Show me the money! No wait, Don't!

Teachers should not be nickel and diming students. Testing and selling books to them isn't inherently wrong, but it can become a very abused situation. The frequency of buying things that directly profit the school or teacher needs to be looked at carefully. As a teacher, we should have higher standards. If you need to replace windows in your dojo or you want a fancier car, just be honest and explain what the money is for.

There are some myths or misconceptions regarding money in the martial arts. I would like to address them and offer my opinions and experience.
#1) Budo should be taught free of charge.
Why this is a thought some people have is confusing to me. While there might not be a reason to overcharge, there is certainly nothing wrong with someone making a living teaching martial arts. If a teacher doesn't charge his students, that is a wonderful thing. The situation might be the rent is high, and it just can't be helped. Maybe the teacher is only really teaching and gives the school a lot of their time. What's wrong with helping to support the teacher then? Of course, I wouldn't want to support frivolous things such as an extended vacation to Costa Rica. If a teacher is kind and supportive, paying a reasonable fee is typical. Some teachers in Japan charge monthly tuition. Others don't. The majority of schools and teachers do have a fee, though.
#2) Paying for budo tarnishes the spirit of budo and its ancestors. "It's spiritually bankrupt to charge money for budo lessons.", Said a Japanese martial artist to me once. I think when people bring that argument up, they are ignoring how things worked in the past. You paid for the lessons. And if you didn't pay cash, you paid in some other way through hard labor. Many people were studying martial arts as well, because it gave them a way to make money and not starve to death.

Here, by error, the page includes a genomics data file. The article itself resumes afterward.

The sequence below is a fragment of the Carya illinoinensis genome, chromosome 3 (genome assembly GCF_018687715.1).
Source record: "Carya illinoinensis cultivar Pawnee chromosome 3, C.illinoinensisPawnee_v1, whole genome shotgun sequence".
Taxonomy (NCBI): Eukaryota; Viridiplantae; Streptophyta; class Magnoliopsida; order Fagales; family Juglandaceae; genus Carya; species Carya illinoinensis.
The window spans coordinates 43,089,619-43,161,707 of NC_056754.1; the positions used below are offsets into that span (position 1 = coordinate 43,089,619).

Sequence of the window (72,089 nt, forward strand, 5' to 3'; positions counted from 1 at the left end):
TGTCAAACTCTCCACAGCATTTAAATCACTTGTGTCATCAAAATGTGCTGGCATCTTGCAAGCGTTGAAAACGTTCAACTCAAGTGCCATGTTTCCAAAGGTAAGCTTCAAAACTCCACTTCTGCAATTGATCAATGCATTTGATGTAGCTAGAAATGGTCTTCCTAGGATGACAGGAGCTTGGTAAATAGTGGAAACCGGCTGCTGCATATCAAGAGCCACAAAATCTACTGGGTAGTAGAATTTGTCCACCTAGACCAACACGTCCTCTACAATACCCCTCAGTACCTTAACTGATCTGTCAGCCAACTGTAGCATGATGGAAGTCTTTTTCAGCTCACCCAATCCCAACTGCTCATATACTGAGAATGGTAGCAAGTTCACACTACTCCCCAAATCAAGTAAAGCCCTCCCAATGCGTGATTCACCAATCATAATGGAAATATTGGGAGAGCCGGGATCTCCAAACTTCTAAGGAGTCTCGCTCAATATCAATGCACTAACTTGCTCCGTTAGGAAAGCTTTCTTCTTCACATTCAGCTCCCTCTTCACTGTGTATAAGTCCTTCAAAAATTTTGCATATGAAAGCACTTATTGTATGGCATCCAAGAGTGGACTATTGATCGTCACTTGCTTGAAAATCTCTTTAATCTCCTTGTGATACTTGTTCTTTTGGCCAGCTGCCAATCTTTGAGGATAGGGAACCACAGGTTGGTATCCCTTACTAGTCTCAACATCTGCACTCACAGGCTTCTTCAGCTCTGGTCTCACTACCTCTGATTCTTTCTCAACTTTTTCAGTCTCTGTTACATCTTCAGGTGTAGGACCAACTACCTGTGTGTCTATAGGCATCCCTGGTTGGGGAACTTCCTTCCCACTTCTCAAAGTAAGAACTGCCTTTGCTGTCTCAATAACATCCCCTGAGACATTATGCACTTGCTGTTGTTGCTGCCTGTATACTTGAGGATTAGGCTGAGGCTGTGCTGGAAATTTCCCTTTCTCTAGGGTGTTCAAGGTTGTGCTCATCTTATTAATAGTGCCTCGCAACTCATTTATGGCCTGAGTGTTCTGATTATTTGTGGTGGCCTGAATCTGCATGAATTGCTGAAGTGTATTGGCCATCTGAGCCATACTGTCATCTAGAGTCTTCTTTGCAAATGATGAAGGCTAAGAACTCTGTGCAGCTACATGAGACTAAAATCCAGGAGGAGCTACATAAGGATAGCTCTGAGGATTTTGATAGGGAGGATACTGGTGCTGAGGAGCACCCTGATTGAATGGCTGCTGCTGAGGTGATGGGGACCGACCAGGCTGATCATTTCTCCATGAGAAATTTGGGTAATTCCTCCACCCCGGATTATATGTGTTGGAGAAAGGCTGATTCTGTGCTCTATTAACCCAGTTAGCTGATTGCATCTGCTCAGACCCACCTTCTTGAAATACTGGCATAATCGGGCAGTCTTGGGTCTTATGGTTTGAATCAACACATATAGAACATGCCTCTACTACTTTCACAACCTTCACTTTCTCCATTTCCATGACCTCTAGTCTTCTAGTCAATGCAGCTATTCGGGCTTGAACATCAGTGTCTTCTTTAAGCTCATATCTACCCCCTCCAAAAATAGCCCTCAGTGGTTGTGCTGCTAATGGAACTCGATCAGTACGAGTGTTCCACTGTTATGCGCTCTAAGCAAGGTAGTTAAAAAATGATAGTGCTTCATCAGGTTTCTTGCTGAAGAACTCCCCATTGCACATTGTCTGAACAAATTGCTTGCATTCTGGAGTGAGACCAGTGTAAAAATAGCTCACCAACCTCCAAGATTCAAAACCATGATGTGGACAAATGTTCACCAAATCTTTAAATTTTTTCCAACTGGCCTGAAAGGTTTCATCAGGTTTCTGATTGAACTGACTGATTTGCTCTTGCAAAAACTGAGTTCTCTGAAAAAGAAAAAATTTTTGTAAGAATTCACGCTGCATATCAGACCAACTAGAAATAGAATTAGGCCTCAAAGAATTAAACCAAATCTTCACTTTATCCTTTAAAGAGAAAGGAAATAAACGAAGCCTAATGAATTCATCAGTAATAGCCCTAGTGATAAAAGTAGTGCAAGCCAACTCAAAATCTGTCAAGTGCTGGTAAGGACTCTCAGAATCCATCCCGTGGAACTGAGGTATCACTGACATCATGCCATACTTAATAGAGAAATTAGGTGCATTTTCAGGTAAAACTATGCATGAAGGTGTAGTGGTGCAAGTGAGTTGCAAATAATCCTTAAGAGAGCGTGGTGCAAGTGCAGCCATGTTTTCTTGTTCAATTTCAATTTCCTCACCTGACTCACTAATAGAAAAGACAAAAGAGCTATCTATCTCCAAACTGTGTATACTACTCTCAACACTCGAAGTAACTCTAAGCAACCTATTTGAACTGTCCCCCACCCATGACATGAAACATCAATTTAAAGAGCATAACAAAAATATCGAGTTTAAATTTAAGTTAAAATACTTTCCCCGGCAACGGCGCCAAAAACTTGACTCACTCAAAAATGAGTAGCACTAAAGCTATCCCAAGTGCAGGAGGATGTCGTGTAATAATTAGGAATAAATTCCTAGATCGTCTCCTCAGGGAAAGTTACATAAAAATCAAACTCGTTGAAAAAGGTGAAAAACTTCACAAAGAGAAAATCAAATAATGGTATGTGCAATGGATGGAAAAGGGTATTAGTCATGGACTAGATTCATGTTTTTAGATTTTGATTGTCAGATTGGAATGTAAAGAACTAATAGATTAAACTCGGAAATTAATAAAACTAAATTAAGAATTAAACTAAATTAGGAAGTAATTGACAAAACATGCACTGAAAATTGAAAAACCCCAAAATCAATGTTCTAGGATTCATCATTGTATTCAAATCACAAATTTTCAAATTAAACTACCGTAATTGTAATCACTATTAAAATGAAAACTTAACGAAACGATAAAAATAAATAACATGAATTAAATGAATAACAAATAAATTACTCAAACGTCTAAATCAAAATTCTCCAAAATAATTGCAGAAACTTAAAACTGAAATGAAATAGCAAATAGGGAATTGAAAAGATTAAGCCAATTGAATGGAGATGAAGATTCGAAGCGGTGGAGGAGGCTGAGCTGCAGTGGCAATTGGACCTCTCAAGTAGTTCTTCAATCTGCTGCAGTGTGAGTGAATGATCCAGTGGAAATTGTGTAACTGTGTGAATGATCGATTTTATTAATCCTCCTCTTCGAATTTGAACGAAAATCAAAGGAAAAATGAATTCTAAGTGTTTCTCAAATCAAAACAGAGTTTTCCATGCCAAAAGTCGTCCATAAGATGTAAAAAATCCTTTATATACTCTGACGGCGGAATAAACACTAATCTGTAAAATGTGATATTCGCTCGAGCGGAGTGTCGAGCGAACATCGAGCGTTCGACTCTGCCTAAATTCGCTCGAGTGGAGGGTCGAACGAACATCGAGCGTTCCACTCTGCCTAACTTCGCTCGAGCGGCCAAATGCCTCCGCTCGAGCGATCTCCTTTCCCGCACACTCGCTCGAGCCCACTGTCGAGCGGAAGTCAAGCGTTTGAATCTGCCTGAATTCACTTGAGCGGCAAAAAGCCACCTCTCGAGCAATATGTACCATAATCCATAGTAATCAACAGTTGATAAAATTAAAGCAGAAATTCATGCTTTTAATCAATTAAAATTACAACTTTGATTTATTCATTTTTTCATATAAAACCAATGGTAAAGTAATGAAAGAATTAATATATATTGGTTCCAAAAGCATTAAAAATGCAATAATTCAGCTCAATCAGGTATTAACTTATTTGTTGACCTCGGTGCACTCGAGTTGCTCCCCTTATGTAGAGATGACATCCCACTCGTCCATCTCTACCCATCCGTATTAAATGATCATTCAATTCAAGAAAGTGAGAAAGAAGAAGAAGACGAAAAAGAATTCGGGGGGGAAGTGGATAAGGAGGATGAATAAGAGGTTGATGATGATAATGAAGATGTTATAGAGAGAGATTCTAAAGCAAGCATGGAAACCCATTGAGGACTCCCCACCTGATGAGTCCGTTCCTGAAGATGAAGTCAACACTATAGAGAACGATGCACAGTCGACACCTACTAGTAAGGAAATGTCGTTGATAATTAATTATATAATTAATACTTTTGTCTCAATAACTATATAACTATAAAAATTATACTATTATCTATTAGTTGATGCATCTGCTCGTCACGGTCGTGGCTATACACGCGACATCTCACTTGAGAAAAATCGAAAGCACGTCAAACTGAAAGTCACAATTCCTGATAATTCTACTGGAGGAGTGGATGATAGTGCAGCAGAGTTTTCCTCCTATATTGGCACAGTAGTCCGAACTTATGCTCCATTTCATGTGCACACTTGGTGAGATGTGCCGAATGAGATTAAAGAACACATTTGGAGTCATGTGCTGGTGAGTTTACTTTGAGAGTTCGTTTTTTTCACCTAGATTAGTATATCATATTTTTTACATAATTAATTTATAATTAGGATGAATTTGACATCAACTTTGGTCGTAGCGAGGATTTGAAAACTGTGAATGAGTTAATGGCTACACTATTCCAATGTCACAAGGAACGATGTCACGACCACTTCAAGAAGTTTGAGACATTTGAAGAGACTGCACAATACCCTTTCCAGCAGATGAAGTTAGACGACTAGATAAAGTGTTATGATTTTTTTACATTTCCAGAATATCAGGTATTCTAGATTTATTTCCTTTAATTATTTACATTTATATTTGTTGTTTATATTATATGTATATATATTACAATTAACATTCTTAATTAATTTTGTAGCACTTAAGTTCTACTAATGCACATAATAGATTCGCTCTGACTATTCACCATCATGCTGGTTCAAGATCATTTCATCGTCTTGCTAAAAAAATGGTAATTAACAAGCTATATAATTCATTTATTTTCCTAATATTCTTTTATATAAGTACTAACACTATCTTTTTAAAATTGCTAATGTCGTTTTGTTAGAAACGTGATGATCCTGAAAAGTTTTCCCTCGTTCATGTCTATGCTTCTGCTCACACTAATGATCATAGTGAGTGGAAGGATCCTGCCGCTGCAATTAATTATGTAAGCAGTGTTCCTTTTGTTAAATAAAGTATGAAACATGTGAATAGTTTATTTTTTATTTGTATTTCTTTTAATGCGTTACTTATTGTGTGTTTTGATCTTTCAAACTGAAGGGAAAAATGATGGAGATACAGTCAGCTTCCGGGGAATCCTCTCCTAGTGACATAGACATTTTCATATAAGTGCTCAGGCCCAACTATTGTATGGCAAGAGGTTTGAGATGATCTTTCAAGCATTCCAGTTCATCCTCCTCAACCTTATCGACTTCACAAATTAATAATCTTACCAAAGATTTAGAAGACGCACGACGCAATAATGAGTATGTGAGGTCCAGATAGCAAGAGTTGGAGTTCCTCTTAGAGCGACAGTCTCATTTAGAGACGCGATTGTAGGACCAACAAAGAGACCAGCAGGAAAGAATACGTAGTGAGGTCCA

You do have to be careful of thinking your teacher is a god and go along with every single thing they ask for. If there is some doubt asking is normal. For example, they hike up the tuition from $80 to $110. Asking why isn't rude. It is also reasonable to give your teacher gifts. Not monetary gifts but food or some other thoughtful gift. Tabaco and alcohol gifts should be presented with caution, in my opinion. Not all teachers imbibe, and some have issues with alcohol. I would instead not support a bad habit. I love pizza, but I don't want to receive a lot of unhealthy gifts like that. In Japanese culture gift-giving when visiting someone (or a dojo) is customary.

Peanut Gallery.

Teachers (and students) shouldn't be standing by while others are bullied and harassed. Real martial artists should call out those that abuse others. Teachers that retain abusive students are not fit to teach martial arts. Many martial artists from the turn of the century espoused about not misbehaving towards others and how anyone involved in budo should not fight, verbally or physically with others. I have tried hard to follow this advice in recent years and curb my temper towards people that mistreat me with malicious intent.

Gossip and gang mentality is a real thing in today's internet age. Over the years it has gotten worse. It is something to keep in mind as a student or martial arts teacher. Some koryū people in Japan certainly don't put their school's teachings into what they do on the internet. Not showing their real names or directly mentioning someone doesn't free them from the responsibility to avoid misbehaving. It's especially bad if you're connected to a school and you engage in some harmful speech towards others. You might just find yourself excommunicated with a big black mark on your budo record. For me though the stone in my heart for being malicious is a more significant issue. And that is why i try to avoid behaving in such a way.

Don't be seduced by the names and certificates. Find martial artists with a pure heart and teachers with a good playbook. It is some times the hermit that has sacrificed being popular or famous that can teach you a better way. The sword flashing around is what catches everyone's attention. The foundation, their feet usually go unnoticed by the general public or beginners. I believe in martial arts having a good heart is our foundation. Without that, waving around a sword doesn't mean a darn thing.

It seems like a narrow passage and high bar, but students and martial arts teachers must have some checkboxes marked. Honesty and the willingness to admit mistakes and try harder are a few necessities in my view.

 

©2019 S.F.Radzikowski